Every transaction will require a base amount of work (PoW) before it can be submitted to the network in addition to a fee-per-byte network transaction fee. However, if a user wishes to discount their transaction fee for a particular transaction on the network they may submit a PoW for the transaction that meets yet a higher tier of difficulty. While the discount tiers have yet to be defined, the maximum discount for the transaction fees will not exceed 50% of the fee-per-byte fee. There are no free rides.

Fusion transactions will no longer exist on the network. As a wise man once said, “ass, cash, or hash, no one rides for free”. Everyone pays their fair share for transacting on the network regardless of the reason for that transaction.

Once a transaction is received by a node, the node performs basic checks (i.e.. transaction construction, valid nonce, PoW meets required difficulty, verifies signatures, etc.). Once that node completes the basic verification, it forwards the transaction to the rest of the network including the producers. Producers hold the transactions in the global memory pool after performing their own validations of the transaction ensuring that it is indeed a valid transaction. At this point, users can presume some level of assurance that the transaction will be committed to a block solely because the producers have accepted the transaction into the pool.

Once enough PoW transactions have accumulated in the pool to satisfy the network difficulty, the then current producer creates a block that ratifies the selection of transactions necessary to meet (or exceed) the network difficulty requirement. When doing so, the producer creates a block reward equivalent to a 1 for 1 matching of the aggregate transaction fees included in the block.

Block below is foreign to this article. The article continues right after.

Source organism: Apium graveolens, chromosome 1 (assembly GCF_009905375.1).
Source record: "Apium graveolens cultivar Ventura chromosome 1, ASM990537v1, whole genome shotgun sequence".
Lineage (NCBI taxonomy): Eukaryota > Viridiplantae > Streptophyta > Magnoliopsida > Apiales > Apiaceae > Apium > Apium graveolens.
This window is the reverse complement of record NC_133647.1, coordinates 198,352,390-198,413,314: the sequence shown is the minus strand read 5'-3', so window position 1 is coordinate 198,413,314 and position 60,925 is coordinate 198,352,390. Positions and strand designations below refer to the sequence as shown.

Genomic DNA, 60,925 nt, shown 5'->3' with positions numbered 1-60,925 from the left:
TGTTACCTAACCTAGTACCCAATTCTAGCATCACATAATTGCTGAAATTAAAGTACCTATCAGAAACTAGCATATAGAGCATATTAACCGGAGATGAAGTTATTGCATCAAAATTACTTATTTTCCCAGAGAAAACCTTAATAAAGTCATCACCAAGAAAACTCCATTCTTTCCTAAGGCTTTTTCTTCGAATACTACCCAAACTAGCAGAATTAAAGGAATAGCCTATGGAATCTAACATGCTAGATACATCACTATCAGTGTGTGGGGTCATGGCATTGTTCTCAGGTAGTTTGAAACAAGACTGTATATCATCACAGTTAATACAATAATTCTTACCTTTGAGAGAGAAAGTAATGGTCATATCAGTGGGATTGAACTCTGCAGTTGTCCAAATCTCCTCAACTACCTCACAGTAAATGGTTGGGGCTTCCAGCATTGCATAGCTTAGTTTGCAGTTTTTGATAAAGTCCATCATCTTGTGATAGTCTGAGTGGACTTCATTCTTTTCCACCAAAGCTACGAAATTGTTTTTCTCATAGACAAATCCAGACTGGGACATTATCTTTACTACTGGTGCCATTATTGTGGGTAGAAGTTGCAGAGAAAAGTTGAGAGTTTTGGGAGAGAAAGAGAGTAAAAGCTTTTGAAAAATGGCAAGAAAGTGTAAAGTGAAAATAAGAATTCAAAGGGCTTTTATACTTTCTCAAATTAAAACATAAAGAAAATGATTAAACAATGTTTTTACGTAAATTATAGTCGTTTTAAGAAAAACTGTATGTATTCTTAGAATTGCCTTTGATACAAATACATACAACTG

This means that emission is directly tied to the actual use of the network as a transactional platform. We will no longer be emitting currency on a pre-defined schedule as a result of this change. The more the network is used, the more currency that will become available.

The block reward is distributed proportionately between the block producer, the validators, and a subset of the users who staked that producer. Upon completion of the block the block is signed by the producer and transmitted to the network.

The validators, upon receiving the block, validate (at minimum) that:

• The producer was permitted to produce the block (their turn)
• Enough PoW transactions have been included to meet network difficulty
• Transaction hashes included in the block have been included such that the hashes are arranged in descending order
• The block is properly signed by the producer
• The transactions in the block meet all of the consensus rules of the network (no double spends, etc.); and
• No unnecessary data is included in the block
• That the producer claimed and paid out the proper block rewards.

A minimum of 51% of the validators must then sign the block and submit their signatures to the network thus ratifying the block itself.

After the block is ratified, the network difficulty is adjusted (if necessary) to account for things such as the number of transactions included, the PoW of transactions included, and any other metrics required to keep the network operating correctly.